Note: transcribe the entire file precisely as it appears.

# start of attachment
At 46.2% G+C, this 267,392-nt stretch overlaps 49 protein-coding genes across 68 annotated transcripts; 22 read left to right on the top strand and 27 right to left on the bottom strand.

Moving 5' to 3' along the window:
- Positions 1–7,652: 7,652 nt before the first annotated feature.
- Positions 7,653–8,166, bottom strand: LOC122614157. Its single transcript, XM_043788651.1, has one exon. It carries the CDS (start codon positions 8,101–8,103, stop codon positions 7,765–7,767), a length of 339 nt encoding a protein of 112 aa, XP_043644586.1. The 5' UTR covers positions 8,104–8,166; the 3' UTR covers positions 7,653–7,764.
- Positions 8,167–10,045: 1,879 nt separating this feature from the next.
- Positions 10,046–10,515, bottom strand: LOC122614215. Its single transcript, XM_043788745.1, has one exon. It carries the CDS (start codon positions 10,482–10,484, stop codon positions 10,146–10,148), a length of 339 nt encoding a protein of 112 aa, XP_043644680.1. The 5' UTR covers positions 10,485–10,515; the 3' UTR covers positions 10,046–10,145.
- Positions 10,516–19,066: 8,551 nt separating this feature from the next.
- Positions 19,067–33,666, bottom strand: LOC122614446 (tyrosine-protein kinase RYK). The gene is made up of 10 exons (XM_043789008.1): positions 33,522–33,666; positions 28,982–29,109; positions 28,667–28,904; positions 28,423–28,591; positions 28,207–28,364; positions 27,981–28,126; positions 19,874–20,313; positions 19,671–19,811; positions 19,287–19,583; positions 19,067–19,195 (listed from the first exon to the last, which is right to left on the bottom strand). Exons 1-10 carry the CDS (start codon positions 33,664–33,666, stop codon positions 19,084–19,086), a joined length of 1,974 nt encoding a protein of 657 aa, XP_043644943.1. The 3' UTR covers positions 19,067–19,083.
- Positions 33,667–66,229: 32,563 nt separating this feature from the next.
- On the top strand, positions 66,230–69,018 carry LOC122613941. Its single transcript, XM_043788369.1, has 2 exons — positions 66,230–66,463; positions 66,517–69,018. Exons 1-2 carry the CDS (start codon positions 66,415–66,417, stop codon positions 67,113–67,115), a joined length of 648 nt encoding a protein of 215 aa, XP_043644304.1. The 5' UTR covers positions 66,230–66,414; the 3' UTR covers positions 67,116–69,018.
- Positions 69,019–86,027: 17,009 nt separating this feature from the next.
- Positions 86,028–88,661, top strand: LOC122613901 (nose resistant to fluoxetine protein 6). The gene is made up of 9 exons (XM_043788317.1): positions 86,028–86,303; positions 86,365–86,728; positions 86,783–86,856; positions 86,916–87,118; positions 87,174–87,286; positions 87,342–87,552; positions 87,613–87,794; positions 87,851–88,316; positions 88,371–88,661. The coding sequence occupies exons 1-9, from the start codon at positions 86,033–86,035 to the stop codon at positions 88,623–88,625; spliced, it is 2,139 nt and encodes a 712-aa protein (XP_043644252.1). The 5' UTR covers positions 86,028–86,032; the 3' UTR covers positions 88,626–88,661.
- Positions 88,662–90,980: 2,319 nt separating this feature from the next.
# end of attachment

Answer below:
At 46.2% G+C, this 267,392-nt stretch overlaps 49 protein-coding genes across 68 annotated transcripts; 22 read left to right on the top strand and 27 right to left on the bottom strand.

Moving 5' to 3' along the window:
- Positions 1–7,652: 7,652 nt before the first annotated feature.
- Positions 7,653–8,166, bottom strand: LOC122614157. Its single transcript, XM_043788651.1, has one exon. It carries the CDS (start codon positions 8,101–8,103, stop codon positions 7,765–7,767), a length of 339 nt encoding a protein of 112 aa, XP_043644586.1. The 5' UTR covers positions 8,104–8,166; the 3' UTR covers positions 7,653–7,764.
- Positions 8,167–10,045: 1,879 nt separating this feature from the next.
- Positions 10,046–10,515, bottom strand: LOC122614215. Its single transcript, XM_043788745.1, has one exon. It carries the CDS (start codon positions 10,482–10,484, stop codon positions 10,146–10,148), a length of 339 nt encoding a protein of 112 aa, XP_043644680.1. The 5' UTR covers positions 10,485–10,515; the 3' UTR covers positions 10,046–10,145.
- Positions 10,516–19,066: 8,551 nt separating this feature from the next.
- Positions 19,067–33,666, bottom strand: LOC122614446 (tyrosine-protein kinase RYK). The gene is made up of 10 exons (XM_043789008.1): positions 33,522–33,666; positions 28,982–29,109; positions 28,667–28,904; positions 28,423–28,591; positions 28,207–28,364; positions 27,981–28,126; positions 19,874–20,313; positions 19,671–19,811; positions 19,287–19,583; positions 19,067–19,195 (listed from the first exon to the last, which is right to left on the bottom strand). Exons 1-10 carry the CDS (start codon positions 33,664–33,666, stop codon positions 19,084–19,086), a joined length of 1,974 nt encoding a protein of 657 aa, XP_043644943.1. The 3' UTR covers positions 19,067–19,083.
- Positions 33,667–66,229: 32,563 nt separating this feature from the next.
- On the top strand, positions 66,230–69,018 carry LOC122613941. Its single transcript, XM_043788369.1, has 2 exons — positions 66,230–66,463; positions 66,517–69,018. Exons 1-2 carry the CDS (start codon positions 66,415–66,417, stop codon positions 67,113–67,115), a joined length of 648 nt encoding a protein of 215 aa, XP_043644304.1. The 5' UTR covers positions 66,230–66,414; the 3' UTR covers positions 67,116–69,018.
- Positions 69,019–86,027: 17,009 nt separating this feature from the next.
- Positions 86,028–88,661, top strand: LOC122613901 (nose resistant to fluoxetine protein 6). The gene is made up of 9 exons (XM_043788317.1): positions 86,028–86,303; positions 86,365–86,728; positions 86,783–86,856; positions 86,916–87,118; positions 87,174–87,286; positions 87,342–87,552; positions 87,613–87,794; positions 87,851–88,316; positions 88,371–88,661. The coding sequence occupies exons 1-9, from the start codon at positions 86,033–86,035 to the stop codon at positions 88,623–88,625; spliced, it is 2,139 nt and encodes a 712-aa protein (XP_043644252.1). The 5' UTR covers positions 86,028–86,032; the 3' UTR covers positions 88,626–88,661.
- Positions 88,662–90,980: 2,319 nt separating this feature from the next.